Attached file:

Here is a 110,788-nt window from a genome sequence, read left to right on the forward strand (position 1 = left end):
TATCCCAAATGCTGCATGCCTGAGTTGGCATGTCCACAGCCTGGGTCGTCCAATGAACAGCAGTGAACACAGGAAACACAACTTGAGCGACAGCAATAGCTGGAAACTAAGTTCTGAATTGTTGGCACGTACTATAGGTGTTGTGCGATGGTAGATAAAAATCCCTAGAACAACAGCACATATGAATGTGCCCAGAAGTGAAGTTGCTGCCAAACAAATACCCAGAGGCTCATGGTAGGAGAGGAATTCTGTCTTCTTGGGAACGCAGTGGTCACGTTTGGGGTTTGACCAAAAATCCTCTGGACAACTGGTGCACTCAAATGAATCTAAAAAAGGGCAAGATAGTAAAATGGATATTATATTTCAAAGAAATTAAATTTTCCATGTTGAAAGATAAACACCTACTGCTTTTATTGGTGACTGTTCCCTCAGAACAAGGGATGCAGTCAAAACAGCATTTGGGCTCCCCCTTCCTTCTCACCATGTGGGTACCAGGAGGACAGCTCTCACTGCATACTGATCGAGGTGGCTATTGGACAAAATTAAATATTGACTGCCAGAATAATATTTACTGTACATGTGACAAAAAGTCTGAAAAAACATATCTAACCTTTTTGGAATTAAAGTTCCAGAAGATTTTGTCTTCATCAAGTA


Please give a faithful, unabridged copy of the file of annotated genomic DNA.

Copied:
Here is a 110,788-nt window from a genome sequence, read left to right on the forward strand (position 1 = left end):
TATCCCAAATGCTGCATGCCTGAGTTGGCATGTCCACAGCCTGGGTCGTCCAATGAACAGCAGTGAACACAGGAAACACAACTTGAGCGACAGCAATAGCTGGAAACTAAGTTCTGAATTGTTGGCACGTACTATAGGTGTTGTGCGATGGTAGATAAAAATCCCTAGAACAACAGCACATATGAATGTGCCCAGAAGTGAAGTTGCTGCCAAACAAATACCCAGAGGCTCATGGTAGGAGAGGAATTCTGTCTTCTTGGGAACGCAGTGGTCACGTTTGGGGTTTGACCAAAAATCCTCTGGACAACTGGTGCACTCAAATGAATCTAAAAAAGGGCAAGATAGTAAAATGGATATTATATTTCAAAGAAATTAAATTTTCCATGTTGAAAGATAAACACCTACTGCTTTTATTGGTGACTGTTCCCTCAGAACAAGGGATGCAGTCAAAACAGCATTTGGGCTCCCCCTTCCTTCTCACCATGTGGGTACCAGGAGGACAGCTCTCACTGCATACTGATCGAGGTGGCTATTGGACAAAATTAAATATTGACTGCCAGAATAATATTTACTGTACATGTGACAAAAAGTCTGAAAAAACATATCTAACCTTTTTGGAATTAAAGTTCCAGAAGATTTTGTCTTCATCAAGTA